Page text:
After straining to find a new female friend, Robin does come across one compatible person — a woman who is as into sports as she is. But then of course the show’s other female character, Lily, cannot stand the friendship competition, and jumps in to sabotage their growing bond. Basically confirming the show’s own “women are jealous and incomprehensible” stereotype.

Apparently the following week’s episode involved a battle between Robin and Barney’s mother, a return to Barney failing to meet basic standards for a boyfriend or a human being, and his brother James suddenly descending into promiscuous gay stereotypes despite being the spokesperson for monogamy only hours before in the show’s timeline. But I admit, I haven’t seen it. I didn’t even see the end of Robin’s “finding a female friend” adventure. Because the show crossed a line. It not only annoyed me, it bored me. And really, if your show is going to suck, that is the ultimate sin.

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Motherhood in How I Met Your Mother


In recent seasons, How I Met Your Mother has become more and more problematic in its approach to its female characters. Robin has become increasingly one-dimensional and irrational, Lily hasn’t had many plotlines of her own, and Barney’s treatment of “dumb girls” has been celebrated far too many times.

Which is why I was really surprised to see the show take quite a bold and honest approach to motherhood in last week’s episode, Band or DJ? How I Met Your Mother became the first show I’ve seen that admits that motherhood is hard. Even though Lily loves her son, and loves being a mom, sometimes, she tearfully admits, she just wants to run away from it all. She misses being her own person, with her own ambitions. She used to dream of being a painter, and now that all seems to have disappeared in the way of motherhood.

It was an emotionally powerful scene, not least because Lily was admitting things that a person (especially a TV person) is never supposed to say, or even think. It was an admission, first and foremost, that motherhood is hard. It’s not always an amazing, loving experience where a woman feels nurturing and selfless by her very instinct. It was an admission that women, even mothers(!), have ambitions of their own, outside of their children, and that they need to be able to pursue those as well to feel happy and fulfilled.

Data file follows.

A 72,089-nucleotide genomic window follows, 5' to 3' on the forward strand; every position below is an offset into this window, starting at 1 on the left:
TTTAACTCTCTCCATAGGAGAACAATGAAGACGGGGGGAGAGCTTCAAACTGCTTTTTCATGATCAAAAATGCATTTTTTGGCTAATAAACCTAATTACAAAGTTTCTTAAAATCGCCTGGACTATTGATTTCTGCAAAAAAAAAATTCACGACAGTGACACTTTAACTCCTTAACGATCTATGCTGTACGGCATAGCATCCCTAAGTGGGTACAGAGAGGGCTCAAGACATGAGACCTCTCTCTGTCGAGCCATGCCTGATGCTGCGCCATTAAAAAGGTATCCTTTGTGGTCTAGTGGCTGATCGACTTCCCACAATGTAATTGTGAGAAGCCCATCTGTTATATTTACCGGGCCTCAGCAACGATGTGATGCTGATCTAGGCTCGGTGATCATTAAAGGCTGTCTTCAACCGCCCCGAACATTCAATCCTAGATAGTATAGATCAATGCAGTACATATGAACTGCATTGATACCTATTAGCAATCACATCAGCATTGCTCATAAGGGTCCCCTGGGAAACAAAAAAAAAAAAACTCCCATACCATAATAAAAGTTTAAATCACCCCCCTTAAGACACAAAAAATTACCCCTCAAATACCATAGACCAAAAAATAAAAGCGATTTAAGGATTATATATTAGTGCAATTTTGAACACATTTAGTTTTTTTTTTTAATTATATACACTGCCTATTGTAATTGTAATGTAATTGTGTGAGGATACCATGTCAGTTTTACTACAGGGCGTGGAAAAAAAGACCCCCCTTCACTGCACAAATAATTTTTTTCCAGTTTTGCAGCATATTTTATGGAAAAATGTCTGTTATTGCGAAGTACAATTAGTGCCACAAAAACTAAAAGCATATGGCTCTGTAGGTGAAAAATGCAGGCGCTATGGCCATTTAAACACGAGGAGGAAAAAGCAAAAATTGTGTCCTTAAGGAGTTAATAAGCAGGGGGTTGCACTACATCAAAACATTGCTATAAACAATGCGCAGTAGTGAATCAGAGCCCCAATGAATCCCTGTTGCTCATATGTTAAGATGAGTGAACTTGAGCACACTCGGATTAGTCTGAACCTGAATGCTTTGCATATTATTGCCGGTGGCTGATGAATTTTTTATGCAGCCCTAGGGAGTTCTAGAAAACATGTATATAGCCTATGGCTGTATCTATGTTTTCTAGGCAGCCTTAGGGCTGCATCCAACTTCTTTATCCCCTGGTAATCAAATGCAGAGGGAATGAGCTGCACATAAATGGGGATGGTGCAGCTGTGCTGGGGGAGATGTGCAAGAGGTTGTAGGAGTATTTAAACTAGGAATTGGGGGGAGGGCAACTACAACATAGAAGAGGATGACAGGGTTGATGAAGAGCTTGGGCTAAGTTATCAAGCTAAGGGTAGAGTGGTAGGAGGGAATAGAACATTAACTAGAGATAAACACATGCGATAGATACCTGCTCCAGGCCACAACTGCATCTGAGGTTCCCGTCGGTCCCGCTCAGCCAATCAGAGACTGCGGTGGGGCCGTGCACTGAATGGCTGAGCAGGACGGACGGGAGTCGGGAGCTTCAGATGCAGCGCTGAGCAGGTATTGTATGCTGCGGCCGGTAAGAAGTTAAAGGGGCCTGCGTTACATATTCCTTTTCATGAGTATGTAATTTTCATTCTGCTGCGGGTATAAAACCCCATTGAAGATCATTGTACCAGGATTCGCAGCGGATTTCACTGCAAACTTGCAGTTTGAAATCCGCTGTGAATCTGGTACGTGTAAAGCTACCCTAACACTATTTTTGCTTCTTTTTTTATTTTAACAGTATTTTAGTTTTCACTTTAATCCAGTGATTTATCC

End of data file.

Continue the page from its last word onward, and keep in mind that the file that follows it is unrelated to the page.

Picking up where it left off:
It’s an interesting statement in a show that is all about chasing down the elusive “mother,” a figure who, in our imaginations, is defined by the fact that Ted will love her, and that she will be the mother to his children. It seems unlikely that “The Mother” will ever be anything more than that, as assumedly the show will end as soon as we actually meet her, so I think it’s really valuable that the show considers the other side of motherhood, and what it actually means, through Lily.

I only hope that we’ll see this perspective continue (possibly with a change of career or a return to art for Lily) in the next few episodes.

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The Problem with How I Met Your Mother

I’ve been a fan of How I Met Your Mother for years. The show has always had its problems, but it was a fun comedy about friendship, with the optimistic perspective that everything happens for a reason and that things are leading towards happiness in the end.

I’m still watching the show, but I’m finding it harder and harder to bear. And although the show’s quality in general has gone downhill, my problem can be summed up with two words: Barney and Robin.